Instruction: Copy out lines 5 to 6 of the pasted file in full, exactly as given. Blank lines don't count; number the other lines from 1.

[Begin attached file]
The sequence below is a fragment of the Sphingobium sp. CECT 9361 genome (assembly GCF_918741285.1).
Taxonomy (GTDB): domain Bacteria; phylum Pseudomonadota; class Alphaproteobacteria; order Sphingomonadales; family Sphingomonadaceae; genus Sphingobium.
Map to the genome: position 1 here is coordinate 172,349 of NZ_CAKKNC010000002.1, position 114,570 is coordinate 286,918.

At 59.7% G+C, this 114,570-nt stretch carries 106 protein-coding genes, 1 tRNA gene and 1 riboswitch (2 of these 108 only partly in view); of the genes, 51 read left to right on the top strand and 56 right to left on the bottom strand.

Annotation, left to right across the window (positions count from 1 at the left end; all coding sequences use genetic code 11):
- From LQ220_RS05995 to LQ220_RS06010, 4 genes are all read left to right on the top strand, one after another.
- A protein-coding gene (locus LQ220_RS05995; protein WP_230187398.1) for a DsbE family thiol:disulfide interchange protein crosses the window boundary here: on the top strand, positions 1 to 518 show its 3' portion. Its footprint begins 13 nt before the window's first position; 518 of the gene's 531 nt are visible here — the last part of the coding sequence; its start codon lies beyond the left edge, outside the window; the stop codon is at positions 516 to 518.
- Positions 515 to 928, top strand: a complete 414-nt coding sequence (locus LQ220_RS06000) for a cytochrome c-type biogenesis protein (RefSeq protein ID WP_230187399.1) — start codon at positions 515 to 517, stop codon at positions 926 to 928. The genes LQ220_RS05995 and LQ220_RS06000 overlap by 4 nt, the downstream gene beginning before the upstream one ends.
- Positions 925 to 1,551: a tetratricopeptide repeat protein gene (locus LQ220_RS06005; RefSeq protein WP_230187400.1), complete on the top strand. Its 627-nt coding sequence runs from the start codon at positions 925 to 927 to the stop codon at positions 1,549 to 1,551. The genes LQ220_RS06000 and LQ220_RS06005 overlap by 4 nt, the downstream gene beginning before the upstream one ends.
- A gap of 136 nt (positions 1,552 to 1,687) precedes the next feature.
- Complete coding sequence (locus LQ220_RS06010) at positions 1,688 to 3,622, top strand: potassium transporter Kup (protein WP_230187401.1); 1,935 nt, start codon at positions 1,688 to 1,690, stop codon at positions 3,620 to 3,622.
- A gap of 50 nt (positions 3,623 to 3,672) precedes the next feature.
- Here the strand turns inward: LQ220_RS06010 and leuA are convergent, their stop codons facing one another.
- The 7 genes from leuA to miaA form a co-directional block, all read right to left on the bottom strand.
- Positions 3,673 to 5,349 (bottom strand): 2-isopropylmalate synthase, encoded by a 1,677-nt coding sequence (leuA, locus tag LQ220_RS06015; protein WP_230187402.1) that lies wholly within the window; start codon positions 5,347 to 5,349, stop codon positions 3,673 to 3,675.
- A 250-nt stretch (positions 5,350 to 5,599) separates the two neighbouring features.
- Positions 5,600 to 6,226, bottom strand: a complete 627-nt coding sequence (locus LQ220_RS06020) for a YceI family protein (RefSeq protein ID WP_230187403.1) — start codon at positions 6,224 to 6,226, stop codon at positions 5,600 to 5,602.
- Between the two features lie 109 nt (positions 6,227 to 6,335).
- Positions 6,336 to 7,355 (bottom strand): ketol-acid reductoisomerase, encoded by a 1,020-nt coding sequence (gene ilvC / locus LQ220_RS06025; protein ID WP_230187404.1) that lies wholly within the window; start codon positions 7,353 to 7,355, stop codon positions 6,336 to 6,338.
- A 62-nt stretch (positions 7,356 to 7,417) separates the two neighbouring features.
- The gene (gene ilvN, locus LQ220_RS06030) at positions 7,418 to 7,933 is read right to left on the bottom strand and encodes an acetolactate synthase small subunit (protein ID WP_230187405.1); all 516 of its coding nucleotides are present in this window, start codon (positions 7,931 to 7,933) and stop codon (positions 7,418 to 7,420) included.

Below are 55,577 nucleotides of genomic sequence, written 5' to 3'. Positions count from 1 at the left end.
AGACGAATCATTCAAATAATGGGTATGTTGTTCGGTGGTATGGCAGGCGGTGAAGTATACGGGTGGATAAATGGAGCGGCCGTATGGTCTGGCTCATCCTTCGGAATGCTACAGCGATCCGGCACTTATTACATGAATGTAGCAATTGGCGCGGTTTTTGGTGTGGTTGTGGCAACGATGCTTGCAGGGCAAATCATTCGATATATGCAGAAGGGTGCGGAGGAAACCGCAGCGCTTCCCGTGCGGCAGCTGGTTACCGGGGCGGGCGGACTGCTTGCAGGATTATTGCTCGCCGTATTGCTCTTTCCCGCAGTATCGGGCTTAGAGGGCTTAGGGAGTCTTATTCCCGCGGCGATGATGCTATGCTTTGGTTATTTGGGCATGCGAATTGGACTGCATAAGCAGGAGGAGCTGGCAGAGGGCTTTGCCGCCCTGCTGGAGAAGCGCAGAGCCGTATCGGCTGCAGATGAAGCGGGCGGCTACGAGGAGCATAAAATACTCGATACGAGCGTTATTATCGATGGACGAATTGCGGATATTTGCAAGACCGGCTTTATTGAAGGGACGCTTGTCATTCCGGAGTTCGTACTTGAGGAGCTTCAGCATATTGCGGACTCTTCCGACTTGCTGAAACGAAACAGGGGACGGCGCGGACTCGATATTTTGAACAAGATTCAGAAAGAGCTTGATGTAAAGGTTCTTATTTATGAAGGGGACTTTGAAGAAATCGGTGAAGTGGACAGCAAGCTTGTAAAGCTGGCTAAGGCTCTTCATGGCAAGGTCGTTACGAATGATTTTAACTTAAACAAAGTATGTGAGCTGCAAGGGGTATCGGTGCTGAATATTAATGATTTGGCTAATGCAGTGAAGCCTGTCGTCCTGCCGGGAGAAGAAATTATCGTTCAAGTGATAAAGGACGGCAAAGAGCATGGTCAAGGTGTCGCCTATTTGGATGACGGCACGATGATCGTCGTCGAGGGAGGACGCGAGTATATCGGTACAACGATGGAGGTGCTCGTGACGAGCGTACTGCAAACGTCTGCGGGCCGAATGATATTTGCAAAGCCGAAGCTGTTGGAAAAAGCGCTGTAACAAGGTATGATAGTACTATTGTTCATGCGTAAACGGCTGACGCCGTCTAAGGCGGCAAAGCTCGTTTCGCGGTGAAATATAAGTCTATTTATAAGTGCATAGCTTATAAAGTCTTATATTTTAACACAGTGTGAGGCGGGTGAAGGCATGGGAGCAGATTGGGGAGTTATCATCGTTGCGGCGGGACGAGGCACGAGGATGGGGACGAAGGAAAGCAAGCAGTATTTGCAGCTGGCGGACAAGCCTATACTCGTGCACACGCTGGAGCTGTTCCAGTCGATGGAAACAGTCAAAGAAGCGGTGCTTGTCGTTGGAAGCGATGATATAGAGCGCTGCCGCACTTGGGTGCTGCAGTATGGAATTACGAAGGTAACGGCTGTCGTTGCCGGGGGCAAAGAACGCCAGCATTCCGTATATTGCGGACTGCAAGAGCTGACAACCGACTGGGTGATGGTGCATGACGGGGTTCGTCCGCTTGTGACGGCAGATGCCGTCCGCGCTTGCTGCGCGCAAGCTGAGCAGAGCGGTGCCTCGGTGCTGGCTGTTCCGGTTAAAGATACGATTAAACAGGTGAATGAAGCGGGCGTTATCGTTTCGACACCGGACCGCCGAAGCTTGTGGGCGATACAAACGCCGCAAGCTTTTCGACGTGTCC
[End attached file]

Annotation, left to right across the window (positions count from 1 at the left end; all coding sequences use genetic code 11):
- From LQ220_RS05995 to LQ220_RS06010, 4 genes are all read left to right on the top strand, one after another.